Western Digital reported a stonking first 2010 quarter yesterday, with record revenues and unit shipments, passing Seagate in drive unit production numbers for the first time. Revenues for the quarter were $2.6bn, 66 per cent up or a billion dollars higher than the year-ago quarter. Net income was $400m, a massive jump from the …
Congrats to WD - over the last few years they have really turned around and put out high quality drives. I've bought 12 of their drives over the last 3 years with no failures - which is much better than what I was getting with Seagate. And I've got more than a dozen of the infamous "Deathstar" drives dead in a cabinet somewhere.
I got a 1TB seagate USB drive from Maplin a short while back.
it started going "clicky" very soon, but sadly had also gone over temperature while I was copying files to it (it was sat on top of another maxtpr USB hd) , so no I didn't feel like taking it back to maplin.
This month I got a seagate 2TB USB disk and it is also clicking like mad (for 30 seconds at a time - no IO during that time).
SMART reckons everything is fine, but I don't, it's back to the shop and no more seagate for me.
The seagate online troubleshooter doesn't even mention clicking as a symptom, which makes me think it is a VERY bad problem.
It is for me.
I had a WD drive (OEM version, mind you, inside the #2 desktop manufacturer in U.S.) that died on me after 3 months, also did the clicking sound.
Funny how we never hear the story of millions of drives that are successfully in use w/o any problems. Main point: just because a drive in your hand died, it does not mean a certain brand is "bad". Every brand of drive has melons. That's why you back up your data.
Unit shipment not telling of whole story
It would be pretty naive to base the success of a company purely on unit shipments. Let's take a closer look at WD and Seagate's quarterly performance:
Units shipped: WD: 51.1M, Seagate 50.3M
Revenue: WD: $2.6B, Seagate: $3.05B
Net Profit: WD: $400M, Seagate: $518M
Profit Margin: WD: 25.2% Seagate: 29.6%
Now if you were a business, which one would you rather be? IMHO, Seagate is more successful at carrying business, and still #1 disk drive company as far as the ability to maximize revenue and profit margin. Unit shipment is just for bragging rights, and that's where the perceived numerical advantage ends. WD is shipping lots of cheap low capacity units into the retail markets, and that's how unit shipments get to be higher. Those products are easier to make due to better yield, but don't provide a very high profit margin. Rating a company purely on unit shipment is a pretty shallow and lob-sided way of looking at a business. What really counts is the overall business model, and in that aspect, Seagate continues to shine.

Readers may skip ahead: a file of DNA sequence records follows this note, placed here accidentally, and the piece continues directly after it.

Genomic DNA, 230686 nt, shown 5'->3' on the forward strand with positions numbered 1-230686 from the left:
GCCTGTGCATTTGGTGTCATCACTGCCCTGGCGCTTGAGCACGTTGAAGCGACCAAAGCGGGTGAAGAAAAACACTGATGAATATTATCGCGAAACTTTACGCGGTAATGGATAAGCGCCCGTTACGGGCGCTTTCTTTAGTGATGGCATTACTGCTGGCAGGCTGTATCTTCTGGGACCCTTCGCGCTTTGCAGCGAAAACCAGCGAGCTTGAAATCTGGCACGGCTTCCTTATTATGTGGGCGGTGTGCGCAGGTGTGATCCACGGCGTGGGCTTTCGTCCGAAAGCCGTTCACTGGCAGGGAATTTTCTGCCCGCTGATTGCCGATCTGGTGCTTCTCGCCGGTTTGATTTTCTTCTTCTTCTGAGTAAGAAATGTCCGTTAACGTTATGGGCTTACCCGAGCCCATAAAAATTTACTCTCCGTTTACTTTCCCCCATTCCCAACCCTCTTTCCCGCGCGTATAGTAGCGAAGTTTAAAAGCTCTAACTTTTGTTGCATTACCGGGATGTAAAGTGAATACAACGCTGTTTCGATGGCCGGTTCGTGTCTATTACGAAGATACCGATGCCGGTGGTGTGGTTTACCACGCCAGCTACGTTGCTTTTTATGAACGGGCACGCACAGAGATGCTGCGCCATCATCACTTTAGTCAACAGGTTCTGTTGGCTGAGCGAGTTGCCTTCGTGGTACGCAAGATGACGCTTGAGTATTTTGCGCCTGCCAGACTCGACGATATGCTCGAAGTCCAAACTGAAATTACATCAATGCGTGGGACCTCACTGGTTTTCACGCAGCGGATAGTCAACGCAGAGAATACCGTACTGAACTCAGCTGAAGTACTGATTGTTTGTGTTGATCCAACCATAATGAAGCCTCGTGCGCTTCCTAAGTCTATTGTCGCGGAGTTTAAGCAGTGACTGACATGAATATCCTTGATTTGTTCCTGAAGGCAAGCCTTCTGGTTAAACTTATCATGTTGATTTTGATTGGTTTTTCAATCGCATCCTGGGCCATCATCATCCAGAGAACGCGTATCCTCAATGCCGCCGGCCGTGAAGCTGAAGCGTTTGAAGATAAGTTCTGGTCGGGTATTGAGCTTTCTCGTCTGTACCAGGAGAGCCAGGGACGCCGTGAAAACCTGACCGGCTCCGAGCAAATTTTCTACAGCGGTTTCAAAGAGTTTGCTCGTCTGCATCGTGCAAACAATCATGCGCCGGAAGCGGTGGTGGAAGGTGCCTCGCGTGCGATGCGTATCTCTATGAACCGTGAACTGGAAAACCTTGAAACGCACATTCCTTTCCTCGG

Fun with numbers again
What you're looking for is revenue not market cap. WD already exceeded seagate's market cap last year when seagate's stock tanked. Seagate's recovery gave it a higher market cap again, but WD revenue has never exceeded seagate's. You also might want to mention that seagate made $100million more than WD.
Maybe so but WD are not problem free.
My recent first time experience of WD was not great.
Apparently their "green" drives have a "head park" issue which causes a SMART counter to increment rapidly and exceed the recommended life value with a few months.
Plus WD don't support their drives under linux!?!
Plus the green drives aren't suitable for RAID configurations!?!
Plus customer support has ignored my emails.
Then there's the 4K block size issue, which doesn't play nice with windows...
I'll still buy Seagates
To the person that had the bad experience, I'm sorry. However, I've had Hitachi's (100% failure rate) and WD's (50% failure rate) in the past and I'll still go with Seagate especially when it comes to server drives.
- Nuke plants to rely on PDP-11 code UNTIL 2050!
- Spin doctors brazenly fiddle with tiny bits in front of the neighbours
- Game Theory Out with a bang: The Last of Us lets PS3 exit with head held high
- That Microsoft-Nokia merger you've been predicting? It's no go
- Microsoft breaks bug-bounty virginity in $100,000 contest